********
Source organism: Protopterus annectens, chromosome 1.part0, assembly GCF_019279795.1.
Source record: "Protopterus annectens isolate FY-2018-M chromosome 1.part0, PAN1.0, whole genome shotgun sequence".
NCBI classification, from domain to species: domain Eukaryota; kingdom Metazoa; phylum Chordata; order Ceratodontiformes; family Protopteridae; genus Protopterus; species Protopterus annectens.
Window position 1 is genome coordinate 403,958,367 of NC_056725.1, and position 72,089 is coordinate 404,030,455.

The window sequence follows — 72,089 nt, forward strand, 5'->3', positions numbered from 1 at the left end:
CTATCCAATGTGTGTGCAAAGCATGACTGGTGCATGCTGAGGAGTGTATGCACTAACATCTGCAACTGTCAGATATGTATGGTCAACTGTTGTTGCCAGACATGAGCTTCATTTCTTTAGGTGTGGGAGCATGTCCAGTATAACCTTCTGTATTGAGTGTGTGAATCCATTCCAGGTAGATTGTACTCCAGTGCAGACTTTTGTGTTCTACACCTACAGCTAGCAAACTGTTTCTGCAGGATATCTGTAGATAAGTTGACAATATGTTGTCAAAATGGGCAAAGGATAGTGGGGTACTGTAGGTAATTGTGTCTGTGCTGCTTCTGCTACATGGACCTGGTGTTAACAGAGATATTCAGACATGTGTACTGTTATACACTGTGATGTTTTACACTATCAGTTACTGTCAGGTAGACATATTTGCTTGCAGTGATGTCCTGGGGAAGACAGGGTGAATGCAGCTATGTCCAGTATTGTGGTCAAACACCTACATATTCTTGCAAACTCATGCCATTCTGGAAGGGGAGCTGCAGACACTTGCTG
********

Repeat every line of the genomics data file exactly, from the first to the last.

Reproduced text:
Source organism: Protopterus annectens, chromosome 1.part0, assembly GCF_019279795.1.
Source record: "Protopterus annectens isolate FY-2018-M chromosome 1.part0, PAN1.0, whole genome shotgun sequence".
NCBI classification, from domain to species: domain Eukaryota; kingdom Metazoa; phylum Chordata; order Ceratodontiformes; family Protopteridae; genus Protopterus; species Protopterus annectens.
Window position 1 is genome coordinate 403,958,367 of NC_056725.1, and position 72,089 is coordinate 404,030,455.

The window sequence follows — 72,089 nt, forward strand, 5'->3', positions numbered from 1 at the left end:
CTATCCAATGTGTGTGCAAAGCATGACTGGTGCATGCTGAGGAGTGTATGCACTAACATCTGCAACTGTCAGATATGTATGGTCAACTGTTGTTGCCAGACATGAGCTTCATTTCTTTAGGTGTGGGAGCATGTCCAGTATAACCTTCTGTATTGAGTGTGTGAATCCATTCCAGGTAGATTGTACTCCAGTGCAGACTTTTGTGTTCTACACCTACAGCTAGCAAACTGTTTCTGCAGGATATCTGTAGATAAGTTGACAATATGTTGTCAAAATGGGCAAAGGATAGTGGGGTACTGTAGGTAATTGTGTCTGTGCTGCTTCTGCTACATGGACCTGGTGTTAACAGAGATATTCAGACATGTGTACTGTTATACACTGTGATGTTTTACACTATCAGTTACTGTCAGGTAGACATATTTGCTTGCAGTGATGTCCTGGGGAAGACAGGGTGAATGCAGCTATGTCCAGTATTGTGGTCAAACACCTACATATTCTTGCAAACTCATGCCATTCTGGAAGGGGAGCTGCAGACACTTGCTG